Article Text


Can action research strengthen district health management and improve health workforce performance? A research protocol
  1. C Mshelia1,
  2. R Huss1,
  3. T Mirzoev1,
  4. H Elsey1,
  5. S O Baine2,
  6. M Aikins3,
  7. P Kamuzora4,
  8. X Bosch-Capblanch5,
  9. J Raven6,
  10. K Wyss5,
  11. A Green1,
  12. T Martineau6
  1. 1Nuffield Centre for International Health and Management, University of Leeds, Leeds, UK
  2. 2School of Public Health, Makerere University, Kampala, Uganda
  3. 3School of Public Health, University of Ghana, Legon, Ghana
  4. 4Institute of Development Studies, University of Dar Es Salaam, Dar Es Salaam, United Republic of Tanzania
  5. 5Swiss Tropical and Public Health Institute, University of Basel, Basel, Switzerland
  6. 6Department of International Public Health, Liverpool School of Tropical Medicine, Liverpool, UK
  1. Correspondence to Mrs C Mshelia; c.mshelia{at}


Introduction The single biggest barrier for countries in sub-Saharan Africa (SSA) to scale up the necessary health services for addressing the three health-related Millennium Development Goals and achieving Universal Health Coverage is the lack of an adequate and well-performing health workforce. This deficit needs to be addressed both by training more new health personnel and by improving the performance of the existing and future health workforce. However, efforts have mostly been focused on training new staff and less on improving the performance of the existing health workforce. The purpose of this paper is to disseminate the protocol for the PERFORM project and reflect on the key challenges encountered during the development of this methodology and how they are being overcome.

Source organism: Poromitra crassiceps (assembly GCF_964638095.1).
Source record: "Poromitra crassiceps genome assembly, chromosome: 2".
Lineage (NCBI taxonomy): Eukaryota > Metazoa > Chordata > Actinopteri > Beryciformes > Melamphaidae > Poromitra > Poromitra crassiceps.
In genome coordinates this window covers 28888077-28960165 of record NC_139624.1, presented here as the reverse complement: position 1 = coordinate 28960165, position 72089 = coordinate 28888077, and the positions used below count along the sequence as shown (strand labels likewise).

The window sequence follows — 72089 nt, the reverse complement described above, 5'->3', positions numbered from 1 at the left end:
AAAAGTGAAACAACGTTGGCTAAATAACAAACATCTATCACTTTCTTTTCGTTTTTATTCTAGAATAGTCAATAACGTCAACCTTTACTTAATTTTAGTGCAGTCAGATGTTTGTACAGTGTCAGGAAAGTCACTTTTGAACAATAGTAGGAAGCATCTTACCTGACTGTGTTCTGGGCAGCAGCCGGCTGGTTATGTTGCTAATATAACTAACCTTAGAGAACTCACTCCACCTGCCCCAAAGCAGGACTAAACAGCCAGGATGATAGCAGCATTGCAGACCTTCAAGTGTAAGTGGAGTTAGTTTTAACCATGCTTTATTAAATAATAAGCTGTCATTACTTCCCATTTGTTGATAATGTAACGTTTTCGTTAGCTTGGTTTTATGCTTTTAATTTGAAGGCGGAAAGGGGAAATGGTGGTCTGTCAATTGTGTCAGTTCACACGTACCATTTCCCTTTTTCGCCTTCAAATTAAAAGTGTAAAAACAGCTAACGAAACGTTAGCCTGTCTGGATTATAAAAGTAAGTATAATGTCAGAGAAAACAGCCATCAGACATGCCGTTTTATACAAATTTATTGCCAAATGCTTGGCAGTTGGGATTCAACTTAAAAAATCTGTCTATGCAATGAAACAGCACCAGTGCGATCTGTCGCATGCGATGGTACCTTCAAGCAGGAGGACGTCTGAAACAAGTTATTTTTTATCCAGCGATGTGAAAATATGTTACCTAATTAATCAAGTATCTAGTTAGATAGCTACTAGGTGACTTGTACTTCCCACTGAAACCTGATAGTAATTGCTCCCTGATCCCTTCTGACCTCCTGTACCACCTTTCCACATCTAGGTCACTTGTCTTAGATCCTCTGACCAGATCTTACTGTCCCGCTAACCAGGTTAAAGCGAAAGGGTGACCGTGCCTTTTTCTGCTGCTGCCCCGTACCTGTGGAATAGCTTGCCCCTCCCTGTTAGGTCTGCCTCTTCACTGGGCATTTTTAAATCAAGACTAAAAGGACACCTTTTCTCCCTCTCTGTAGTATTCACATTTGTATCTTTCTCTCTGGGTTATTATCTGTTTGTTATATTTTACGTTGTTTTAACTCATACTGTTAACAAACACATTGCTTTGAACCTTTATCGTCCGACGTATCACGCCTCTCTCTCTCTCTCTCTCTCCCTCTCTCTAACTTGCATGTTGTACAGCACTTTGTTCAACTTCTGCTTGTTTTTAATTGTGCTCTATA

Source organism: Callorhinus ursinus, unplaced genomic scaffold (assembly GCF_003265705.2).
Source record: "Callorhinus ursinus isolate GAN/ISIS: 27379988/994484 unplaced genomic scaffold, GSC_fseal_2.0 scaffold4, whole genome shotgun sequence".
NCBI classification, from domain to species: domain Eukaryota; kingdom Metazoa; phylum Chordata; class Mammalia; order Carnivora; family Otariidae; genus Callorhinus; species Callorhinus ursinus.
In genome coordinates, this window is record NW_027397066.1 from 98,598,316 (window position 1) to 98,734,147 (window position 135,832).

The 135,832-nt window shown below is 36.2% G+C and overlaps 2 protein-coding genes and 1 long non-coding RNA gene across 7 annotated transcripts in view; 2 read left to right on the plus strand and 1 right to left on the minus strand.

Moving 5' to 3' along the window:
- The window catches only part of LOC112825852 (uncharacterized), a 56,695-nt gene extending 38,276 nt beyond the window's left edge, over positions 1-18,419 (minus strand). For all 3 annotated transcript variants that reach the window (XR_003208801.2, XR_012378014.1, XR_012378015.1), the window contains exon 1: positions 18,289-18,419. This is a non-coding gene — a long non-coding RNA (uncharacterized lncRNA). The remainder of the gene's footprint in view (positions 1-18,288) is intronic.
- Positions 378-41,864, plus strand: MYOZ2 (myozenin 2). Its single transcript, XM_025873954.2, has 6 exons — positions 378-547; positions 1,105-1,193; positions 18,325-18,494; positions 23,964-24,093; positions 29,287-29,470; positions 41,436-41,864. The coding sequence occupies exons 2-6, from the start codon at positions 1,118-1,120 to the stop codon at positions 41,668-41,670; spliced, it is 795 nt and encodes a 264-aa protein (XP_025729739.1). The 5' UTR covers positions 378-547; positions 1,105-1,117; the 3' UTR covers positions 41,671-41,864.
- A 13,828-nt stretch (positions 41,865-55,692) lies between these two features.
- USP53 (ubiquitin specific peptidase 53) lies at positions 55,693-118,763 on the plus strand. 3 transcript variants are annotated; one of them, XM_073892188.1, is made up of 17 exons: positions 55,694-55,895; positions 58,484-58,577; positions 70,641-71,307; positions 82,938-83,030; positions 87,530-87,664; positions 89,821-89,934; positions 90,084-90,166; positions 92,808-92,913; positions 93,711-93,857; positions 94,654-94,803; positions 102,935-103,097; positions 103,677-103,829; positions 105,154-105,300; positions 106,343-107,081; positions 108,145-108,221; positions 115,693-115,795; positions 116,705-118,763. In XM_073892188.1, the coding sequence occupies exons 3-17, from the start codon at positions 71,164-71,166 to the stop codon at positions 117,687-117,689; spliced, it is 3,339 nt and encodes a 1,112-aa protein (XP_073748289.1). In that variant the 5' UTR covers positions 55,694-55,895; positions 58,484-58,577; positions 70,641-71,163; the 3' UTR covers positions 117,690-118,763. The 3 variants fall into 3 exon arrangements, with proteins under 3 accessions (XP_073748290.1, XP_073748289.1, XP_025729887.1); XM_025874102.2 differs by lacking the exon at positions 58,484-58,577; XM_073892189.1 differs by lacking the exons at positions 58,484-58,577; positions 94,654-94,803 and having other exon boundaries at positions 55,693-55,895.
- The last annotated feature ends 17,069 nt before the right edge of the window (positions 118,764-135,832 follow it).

Methods The overall aim of the PERFORM project is to identify ways of strengthening district management in order to address health workforce inadequacies by improving health workforce performance in SSA. The study will take place in three districts each in Ghana, Tanzania and Uganda using an action research approach. With the support of the country research teams, the district health management teams (DHMTs) will lead on planning, implementation, observation, reflection and redefinition of the activities in the study. Taking into account the national and local human resource (HR) and health systems (HS) policies and practices already in place, ‘bundles’ of HR/HS strategies that are feasible within the context and affordable within the districts’ budget will be developed by the DHMTs to strengthen priority areas of health workforce performance. A comparative analysis of the findings from the three districts in each country will add new knowledge on the effects of these HR/HS bundles on DHMT management and workforce performance and the impact of an action research approach on improving the effectiveness of the DHMTs in implementing these interventions.

Discussion Different challenges were faced during the development of the methodology. These include the changing context in the study districts, competing with other projects and duties for the time of district managers, complexity of the study design, maintaining the anonymity and confidentiality of study participants as well as how to record the processes during the study. We also discuss how these challenges are being addressed. The dissemination of this research protocol is intended to generate interest in the PERFORM project and also stimulate discussion on the use of action research in complex studies such as this on strengthening district health management to improve health workforce performance.